It’s not a tough pill to swallow.
Today more than 100 million women around the world use the oral contraceptive known simply as “the pill.” In America alone, the pill is used by nearly 12 million women. Yet despite its power and popularity, the pill remains widely misunderstood.
The invention was a crucial factor in the upheaval of America’s pre-1960s sexual norms. By allowing women to control the timing of family growth, the pill accelerated sweeping demographic changes that opened up educational, political, and professional opportunities to women as never before. In 1999, The Economist named the pill the most important scientific advance of the twentieth century, and it is impossible to imagine life in the modern world without it. But the invention of the pill was never a given. It had powerful religious opponents from the start, specifically within the Catholic Church. Financial and institutional realities of the 1950s, when work on the pill began, made contraception a poor choice for research and a risky proposition for business. Jonathan Eig’s new book, The Birth of the Pill: How Four Crusaders Reinvented Sex and Launched a Revolution (W. W. Norton & Company, $27.95) tells the story of the four unlikely allies—the revolutionary, the researcher, the millionaire widow, and the Catholic doctor—who solved the scientific puzzle of the pill and fought to make it available to women everywhere.
The story begins with a fading lioness of the early women’s movement: Margaret Sanger, once a formidable political force, she was increasingly considered a living museum piece. Sanger’s commitment to the creation of a safe, effective, cheap form of birth control whose use could go unnoticed and whose effects could be reversed was considered at best a quixotic obsession and at worst a costly and politically dangerous wild goose chase. Sanger found one believer in Gregory Pincus, a brilliant but unorthodox researcher whose brash attitude had exiled him from the elite research institutions of the day. With Pincus’s lab running on a perpetual shoestring and Sanger’s political capital dwindling, the project badly needed reliable funding. Enter Katharine Dexter McCormick. McCormick’s tragic marriage to a schizophrenic had politicized her. After her husband’s death, she commanded a vast fortune and used it to almost single-handedly fund the pill experiment. Finally, John Rock, a Catholic doctor with an impeccable reputation as an expert in fertility, would become the reassuring face of the project: with leading-man looks, moderate political stances, and faith in Catholicism, he would lend the pill an air of middle-class respectability. Together, this unlikely quartet, working out of Pincus’s private lab, ushered the pill through a series of ethically questionable human subject test trials before grappling with corporate and political interests.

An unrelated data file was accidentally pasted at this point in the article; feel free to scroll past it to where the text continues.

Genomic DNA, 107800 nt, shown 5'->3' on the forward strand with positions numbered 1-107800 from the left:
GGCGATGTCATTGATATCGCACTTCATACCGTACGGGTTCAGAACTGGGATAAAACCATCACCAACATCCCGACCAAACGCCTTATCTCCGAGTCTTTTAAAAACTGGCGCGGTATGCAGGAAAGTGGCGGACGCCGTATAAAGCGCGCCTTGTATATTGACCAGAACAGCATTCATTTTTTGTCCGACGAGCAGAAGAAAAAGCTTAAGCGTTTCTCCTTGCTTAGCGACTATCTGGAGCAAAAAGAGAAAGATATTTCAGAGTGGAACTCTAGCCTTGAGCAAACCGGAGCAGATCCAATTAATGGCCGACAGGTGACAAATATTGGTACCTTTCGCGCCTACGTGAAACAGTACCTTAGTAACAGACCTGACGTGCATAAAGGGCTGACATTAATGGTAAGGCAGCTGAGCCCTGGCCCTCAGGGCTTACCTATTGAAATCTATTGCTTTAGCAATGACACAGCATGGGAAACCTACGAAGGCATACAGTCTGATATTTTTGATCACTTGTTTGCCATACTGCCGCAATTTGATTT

A fast-paced narrative, accessible to the layman, The Birth of the Pill is thought-provoking social history. Weaving medical, corporate, and political history with rich biographical detail, Eig turns the history of the pill into a scientific suspense story full of profoundly human characters. The result is cultural history at its finest: inviting readers to consider a commonplace aspect of everyday life—the little pill and its distinct daily-dose dispenser—and restoring its intellectual and moral complexity.